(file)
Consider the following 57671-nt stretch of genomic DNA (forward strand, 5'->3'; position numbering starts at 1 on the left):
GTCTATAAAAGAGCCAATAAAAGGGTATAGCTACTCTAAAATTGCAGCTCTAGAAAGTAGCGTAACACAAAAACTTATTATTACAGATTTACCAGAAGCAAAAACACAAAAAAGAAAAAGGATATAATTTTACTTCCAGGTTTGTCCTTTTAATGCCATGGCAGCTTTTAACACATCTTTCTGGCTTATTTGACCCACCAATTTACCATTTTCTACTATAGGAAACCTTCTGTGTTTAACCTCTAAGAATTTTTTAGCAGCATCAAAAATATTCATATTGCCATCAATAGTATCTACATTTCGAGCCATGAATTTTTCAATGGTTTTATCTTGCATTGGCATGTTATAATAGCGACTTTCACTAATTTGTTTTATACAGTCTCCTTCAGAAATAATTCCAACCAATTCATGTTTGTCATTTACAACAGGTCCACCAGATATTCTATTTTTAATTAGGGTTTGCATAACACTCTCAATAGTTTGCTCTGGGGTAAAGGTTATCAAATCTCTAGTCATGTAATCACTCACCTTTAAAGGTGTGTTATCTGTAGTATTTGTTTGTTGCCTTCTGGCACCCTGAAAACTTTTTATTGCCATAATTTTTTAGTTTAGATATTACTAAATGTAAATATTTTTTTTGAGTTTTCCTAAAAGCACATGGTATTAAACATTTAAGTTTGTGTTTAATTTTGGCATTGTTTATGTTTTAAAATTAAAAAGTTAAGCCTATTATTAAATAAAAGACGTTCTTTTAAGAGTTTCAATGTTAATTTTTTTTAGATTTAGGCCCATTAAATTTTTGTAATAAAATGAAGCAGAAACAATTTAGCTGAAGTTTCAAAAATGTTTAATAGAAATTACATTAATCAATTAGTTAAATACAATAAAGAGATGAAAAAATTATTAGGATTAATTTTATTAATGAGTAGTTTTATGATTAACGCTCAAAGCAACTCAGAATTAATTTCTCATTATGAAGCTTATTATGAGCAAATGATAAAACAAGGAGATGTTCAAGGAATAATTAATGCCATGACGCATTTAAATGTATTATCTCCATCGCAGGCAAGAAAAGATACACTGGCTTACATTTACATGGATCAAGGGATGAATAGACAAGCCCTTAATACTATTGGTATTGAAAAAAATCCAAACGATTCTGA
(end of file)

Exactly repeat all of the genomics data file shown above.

Consider the following 57671-nt stretch of genomic DNA (forward strand, 5'->3'; position numbering starts at 1 on the left):
GTCTATAAAAGAGCCAATAAAAGGGTATAGCTACTCTAAAATTGCAGCTCTAGAAAGTAGCGTAACACAAAAACTTATTATTACAGATTTACCAGAAGCAAAAACACAAAAAAGAAAAAGGATATAATTTTACTTCCAGGTTTGTCCTTTTAATGCCATGGCAGCTTTTAACACATCTTTCTGGCTTATTTGACCCACCAATTTACCATTTTCTACTATAGGAAACCTTCTGTGTTTAACCTCTAAGAATTTTTTAGCAGCATCAAAAATATTCATATTGCCATCAATAGTATCTACATTTCGAGCCATGAATTTTTCAATGGTTTTATCTTGCATTGGCATGTTATAATAGCGACTTTCACTAATTTGTTTTATACAGTCTCCTTCAGAAATAATTCCAACCAATTCATGTTTGTCATTTACAACAGGTCCACCAGATATTCTATTTTTAATTAGGGTTTGCATAACACTCTCAATAGTTTGCTCTGGGGTAAAGGTTATCAAATCTCTAGTCATGTAATCACTCACCTTTAAAGGTGTGTTATCTGTAGTATTTGTTTGTTGCCTTCTGGCACCCTGAAAACTTTTTATTGCCATAATTTTTTAGTTTAGATATTACTAAATGTAAATATTTTTTTTGAGTTTTCCTAAAAGCACATGGTATTAAACATTTAAGTTTGTGTTTAATTTTGGCATTGTTTATGTTTTAAAATTAAAAAGTTAAGCCTATTATTAAATAAAAGACGTTCTTTTAAGAGTTTCAATGTTAATTTTTTTTAGATTTAGGCCCATTAAATTTTTGTAATAAAATGAAGCAGAAACAATTTAGCTGAAGTTTCAAAAATGTTTAATAGAAATTACATTAATCAATTAGTTAAATACAATAAAGAGATGAAAAAATTATTAGGATTAATTTTATTAATGAGTAGTTTTATGATTAACGCTCAAAGCAACTCAGAATTAATTTCTCATTATGAAGCTTATTATGAGCAAATGATAAAACAAGGAGATGTTCAAGGAATAATTAATGCCATGACGCATTTAAATGTATTATCTCCATCGCAGGCAAGAAAAGATACACTGGCTTACATTTACATGGATCAAGGGATGAATAGACAAGCCCTTAATACTATTGGTATTGAAAAAAATCCAAACGATTCTGA